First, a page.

Microsoft has lost a high-profile engineer involved in Bing maps, wearables research, and augmented reality, Blaise Agüera y Arcas, jumping ship to Google where he will reportedly work on machine learning. Having been named "Distinguished Engineer" at Microsoft in 2011, Agüera y Arcas joined the company in 2006 after his startup Seadragon Software was acquired; it went on to develop the Silverlight, Pivot, Photosynth and other technologies used in the Microsoft Live Labs, after the engineer wowed the audience in a 2007 TED talk about how 2D images could create 3D virtual environments as an early form of Photosynth.
However, in his years at Microsoft, Agüera y Arcas was also the architect of Bing Maps and Bing Mobile, platforms which have become increasingly important as smartphone use and location-based services have proliferated. Although Photosynth was one of the more high-profile projects, the engineer teased recently that it was only at most 20-percent of what his lab was working on.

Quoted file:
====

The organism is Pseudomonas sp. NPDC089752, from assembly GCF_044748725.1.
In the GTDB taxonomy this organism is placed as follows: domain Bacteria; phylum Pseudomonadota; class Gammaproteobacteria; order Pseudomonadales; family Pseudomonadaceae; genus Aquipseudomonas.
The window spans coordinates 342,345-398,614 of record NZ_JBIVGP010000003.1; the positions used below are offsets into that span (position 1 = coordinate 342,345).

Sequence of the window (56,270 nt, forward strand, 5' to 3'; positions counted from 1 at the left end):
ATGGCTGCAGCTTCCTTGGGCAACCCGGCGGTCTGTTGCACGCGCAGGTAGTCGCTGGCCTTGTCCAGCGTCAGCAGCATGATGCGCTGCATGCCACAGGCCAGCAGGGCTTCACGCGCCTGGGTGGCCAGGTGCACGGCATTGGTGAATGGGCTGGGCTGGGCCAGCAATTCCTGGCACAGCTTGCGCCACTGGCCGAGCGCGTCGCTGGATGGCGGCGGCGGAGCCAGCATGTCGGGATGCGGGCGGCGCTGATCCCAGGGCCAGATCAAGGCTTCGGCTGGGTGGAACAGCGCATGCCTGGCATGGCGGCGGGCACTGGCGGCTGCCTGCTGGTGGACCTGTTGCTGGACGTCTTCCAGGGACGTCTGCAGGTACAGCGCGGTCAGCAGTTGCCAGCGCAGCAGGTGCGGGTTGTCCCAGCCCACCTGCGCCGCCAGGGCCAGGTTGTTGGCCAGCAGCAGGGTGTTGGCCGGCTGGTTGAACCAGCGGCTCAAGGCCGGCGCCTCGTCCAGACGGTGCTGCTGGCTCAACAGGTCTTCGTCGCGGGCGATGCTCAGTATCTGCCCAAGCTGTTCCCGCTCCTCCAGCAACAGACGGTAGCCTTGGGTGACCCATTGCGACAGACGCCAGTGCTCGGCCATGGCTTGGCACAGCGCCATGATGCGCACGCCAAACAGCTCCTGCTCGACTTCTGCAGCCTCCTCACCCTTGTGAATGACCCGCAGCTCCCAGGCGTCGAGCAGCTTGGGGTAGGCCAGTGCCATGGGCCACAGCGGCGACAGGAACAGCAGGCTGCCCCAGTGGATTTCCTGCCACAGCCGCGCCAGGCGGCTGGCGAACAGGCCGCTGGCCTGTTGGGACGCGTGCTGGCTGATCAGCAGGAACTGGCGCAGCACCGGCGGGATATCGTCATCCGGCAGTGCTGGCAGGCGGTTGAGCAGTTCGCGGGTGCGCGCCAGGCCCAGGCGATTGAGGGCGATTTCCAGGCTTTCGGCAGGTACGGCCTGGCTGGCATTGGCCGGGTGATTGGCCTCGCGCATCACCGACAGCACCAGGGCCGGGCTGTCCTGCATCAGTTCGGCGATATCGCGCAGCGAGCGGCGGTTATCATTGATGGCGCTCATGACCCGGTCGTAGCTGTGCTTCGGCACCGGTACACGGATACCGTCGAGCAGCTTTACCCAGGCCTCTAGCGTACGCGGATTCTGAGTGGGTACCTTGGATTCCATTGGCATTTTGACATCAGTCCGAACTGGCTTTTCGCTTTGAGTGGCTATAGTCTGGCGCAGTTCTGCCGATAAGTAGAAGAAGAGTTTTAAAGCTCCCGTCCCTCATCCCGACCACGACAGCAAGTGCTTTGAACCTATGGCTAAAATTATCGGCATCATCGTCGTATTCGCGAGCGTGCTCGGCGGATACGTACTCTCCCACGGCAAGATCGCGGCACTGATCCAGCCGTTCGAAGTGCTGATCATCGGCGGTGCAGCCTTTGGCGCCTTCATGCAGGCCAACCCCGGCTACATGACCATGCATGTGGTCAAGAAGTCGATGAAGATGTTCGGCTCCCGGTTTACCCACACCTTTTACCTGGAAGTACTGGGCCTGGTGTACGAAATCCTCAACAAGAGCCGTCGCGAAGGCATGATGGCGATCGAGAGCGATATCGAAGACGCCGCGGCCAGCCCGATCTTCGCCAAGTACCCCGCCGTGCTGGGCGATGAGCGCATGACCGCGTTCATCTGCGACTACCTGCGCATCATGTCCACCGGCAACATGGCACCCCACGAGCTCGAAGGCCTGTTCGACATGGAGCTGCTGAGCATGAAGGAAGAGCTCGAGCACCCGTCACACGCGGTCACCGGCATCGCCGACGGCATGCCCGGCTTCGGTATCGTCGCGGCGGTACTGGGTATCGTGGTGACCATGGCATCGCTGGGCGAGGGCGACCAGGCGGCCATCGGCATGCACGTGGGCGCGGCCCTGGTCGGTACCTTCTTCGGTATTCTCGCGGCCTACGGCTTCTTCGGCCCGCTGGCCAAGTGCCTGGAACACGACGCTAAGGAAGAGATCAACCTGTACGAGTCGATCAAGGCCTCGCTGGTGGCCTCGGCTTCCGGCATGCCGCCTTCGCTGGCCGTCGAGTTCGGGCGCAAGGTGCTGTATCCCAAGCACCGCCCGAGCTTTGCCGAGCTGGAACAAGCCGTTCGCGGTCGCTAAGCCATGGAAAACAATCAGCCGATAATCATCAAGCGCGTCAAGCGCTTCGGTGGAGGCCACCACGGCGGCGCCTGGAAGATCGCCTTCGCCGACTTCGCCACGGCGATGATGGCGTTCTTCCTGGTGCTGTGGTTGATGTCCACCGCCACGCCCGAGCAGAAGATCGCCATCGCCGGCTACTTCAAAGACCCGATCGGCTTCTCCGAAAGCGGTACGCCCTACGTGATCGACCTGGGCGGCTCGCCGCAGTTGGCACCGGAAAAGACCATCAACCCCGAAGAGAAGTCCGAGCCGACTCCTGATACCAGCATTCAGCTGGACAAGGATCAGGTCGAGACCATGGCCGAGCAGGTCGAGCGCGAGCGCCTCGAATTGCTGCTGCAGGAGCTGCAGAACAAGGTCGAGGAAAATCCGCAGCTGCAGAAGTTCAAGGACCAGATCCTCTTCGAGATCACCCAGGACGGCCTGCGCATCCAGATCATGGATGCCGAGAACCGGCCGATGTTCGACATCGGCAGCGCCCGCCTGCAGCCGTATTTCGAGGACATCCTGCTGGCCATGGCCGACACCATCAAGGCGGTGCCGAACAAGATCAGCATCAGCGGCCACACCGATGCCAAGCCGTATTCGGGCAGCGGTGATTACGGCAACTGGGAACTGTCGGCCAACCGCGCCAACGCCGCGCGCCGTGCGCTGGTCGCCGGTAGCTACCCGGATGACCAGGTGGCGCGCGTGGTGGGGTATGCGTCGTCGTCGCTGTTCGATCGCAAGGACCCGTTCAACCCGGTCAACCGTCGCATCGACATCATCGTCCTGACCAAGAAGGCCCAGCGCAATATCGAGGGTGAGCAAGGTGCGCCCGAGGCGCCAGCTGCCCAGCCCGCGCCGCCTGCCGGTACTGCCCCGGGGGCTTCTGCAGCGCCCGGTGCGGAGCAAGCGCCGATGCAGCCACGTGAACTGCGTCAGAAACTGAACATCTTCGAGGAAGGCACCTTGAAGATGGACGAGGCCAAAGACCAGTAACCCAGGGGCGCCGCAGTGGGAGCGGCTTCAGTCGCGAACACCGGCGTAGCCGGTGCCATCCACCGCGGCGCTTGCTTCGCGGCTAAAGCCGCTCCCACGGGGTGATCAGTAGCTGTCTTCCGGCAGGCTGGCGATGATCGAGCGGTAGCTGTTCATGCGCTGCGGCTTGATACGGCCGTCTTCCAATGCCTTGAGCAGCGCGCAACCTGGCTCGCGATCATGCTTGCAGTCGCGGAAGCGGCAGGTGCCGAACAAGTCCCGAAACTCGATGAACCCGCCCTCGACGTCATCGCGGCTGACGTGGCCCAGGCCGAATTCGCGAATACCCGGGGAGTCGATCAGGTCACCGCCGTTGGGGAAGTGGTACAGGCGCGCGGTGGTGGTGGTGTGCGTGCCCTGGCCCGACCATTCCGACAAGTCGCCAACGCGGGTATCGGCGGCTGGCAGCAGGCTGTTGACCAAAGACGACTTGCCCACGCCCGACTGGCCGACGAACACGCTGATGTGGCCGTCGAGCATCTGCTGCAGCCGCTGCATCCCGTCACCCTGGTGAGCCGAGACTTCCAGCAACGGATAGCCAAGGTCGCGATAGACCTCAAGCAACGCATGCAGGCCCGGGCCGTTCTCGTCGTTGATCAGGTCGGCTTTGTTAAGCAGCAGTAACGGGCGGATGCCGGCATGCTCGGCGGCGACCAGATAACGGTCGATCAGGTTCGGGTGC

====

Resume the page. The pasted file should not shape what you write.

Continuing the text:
Instead, the focus has been on natural user interfaces, virtual reality, and wearables, he hinted to TED earlier this month. Agüera y Arcas' eventual vision for Photosynth-style technology is different clusters of 3D graphics that can "snap together" into greater environments.
Photosynth most recently updated with even more user-facing features, including new ways of interacting in 3D from a collection of 2D shots, and high-resolution graphics. Microsoft still has the project in restricted beta, however, and the technology is little integrated into the company's commercial products.
Blaise Agüera y Arcas 2007 TED talk:
Agüera y Arcas confirmed his move to Bits, though declined to comment specifically on what he would be doing at Google. Hints as to his focus there on machine learning come from sources with knowledge of his plans, though who aren't free to discuss them publicly until Google confirms the hire.
TED Photosynth demo in 2013:
Google's work into machine learning and artificial intelligence has accelerated in recent years, with consumer-facing projects like Google Now putting a simplistic face on complex algorithms. Recent additions like "hyper-local" cards have pulled in even more context-specific data, but Google's ambitions are far broader reaching, as Android user experience chief Matias Duarte explained earlier this year.